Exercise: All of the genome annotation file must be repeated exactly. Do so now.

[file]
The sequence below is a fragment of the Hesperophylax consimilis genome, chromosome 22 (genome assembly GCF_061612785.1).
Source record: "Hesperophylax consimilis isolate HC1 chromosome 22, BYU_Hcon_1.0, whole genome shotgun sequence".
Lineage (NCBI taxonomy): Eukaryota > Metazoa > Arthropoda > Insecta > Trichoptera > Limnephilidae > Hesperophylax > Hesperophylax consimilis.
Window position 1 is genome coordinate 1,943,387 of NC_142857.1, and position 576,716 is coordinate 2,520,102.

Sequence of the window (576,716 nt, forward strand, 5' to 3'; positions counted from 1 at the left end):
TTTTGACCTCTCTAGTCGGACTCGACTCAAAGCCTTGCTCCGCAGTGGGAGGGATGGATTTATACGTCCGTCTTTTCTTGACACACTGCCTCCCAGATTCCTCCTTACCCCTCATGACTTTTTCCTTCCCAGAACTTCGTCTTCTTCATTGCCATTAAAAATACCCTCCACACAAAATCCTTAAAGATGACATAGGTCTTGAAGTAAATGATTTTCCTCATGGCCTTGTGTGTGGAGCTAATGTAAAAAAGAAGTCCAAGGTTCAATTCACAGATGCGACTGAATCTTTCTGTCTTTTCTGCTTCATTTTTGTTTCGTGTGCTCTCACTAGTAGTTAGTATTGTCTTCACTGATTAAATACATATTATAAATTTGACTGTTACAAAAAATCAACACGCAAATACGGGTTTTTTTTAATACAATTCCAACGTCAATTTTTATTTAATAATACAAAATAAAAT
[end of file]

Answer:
The sequence below is a fragment of the Hesperophylax consimilis genome, chromosome 22 (genome assembly GCF_061612785.1).
Source record: "Hesperophylax consimilis isolate HC1 chromosome 22, BYU_Hcon_1.0, whole genome shotgun sequence".
Lineage (NCBI taxonomy): Eukaryota > Metazoa > Arthropoda > Insecta > Trichoptera > Limnephilidae > Hesperophylax > Hesperophylax consimilis.
Window position 1 is genome coordinate 1,943,387 of NC_142857.1, and position 576,716 is coordinate 2,520,102.

Sequence of the window (576,716 nt, forward strand, 5' to 3'; positions counted from 1 at the left end):
TTTTGACCTCTCTAGTCGGACTCGACTCAAAGCCTTGCTCCGCAGTGGGAGGGATGGATTTATACGTCCGTCTTTTCTTGACACACTGCCTCCCAGATTCCTCCTTACCCCTCATGACTTTTTCCTTCCCAGAACTTCGTCTTCTTCATTGCCATTAAAAATACCCTCCACACAAAATCCTTAAAGATGACATAGGTCTTGAAGTAAATGATTTTCCTCATGGCCTTGTGTGTGGAGCTAATGTAAAAAAGAAGTCCAAGGTTCAATTCACAGATGCGACTGAATCTTTCTGTCTTTTCTGCTTCATTTTTGTTTCGTGTGCTCTCACTAGTAGTTAGTATTGTCTTCACTGATTAAATACATATTATAAATTTGACTGTTACAAAAAATCAACACGCAAATACGGGTTTTTTTTAATACAATTCCAACGTCAATTTTTATTTAATAATACAAAATAAAAT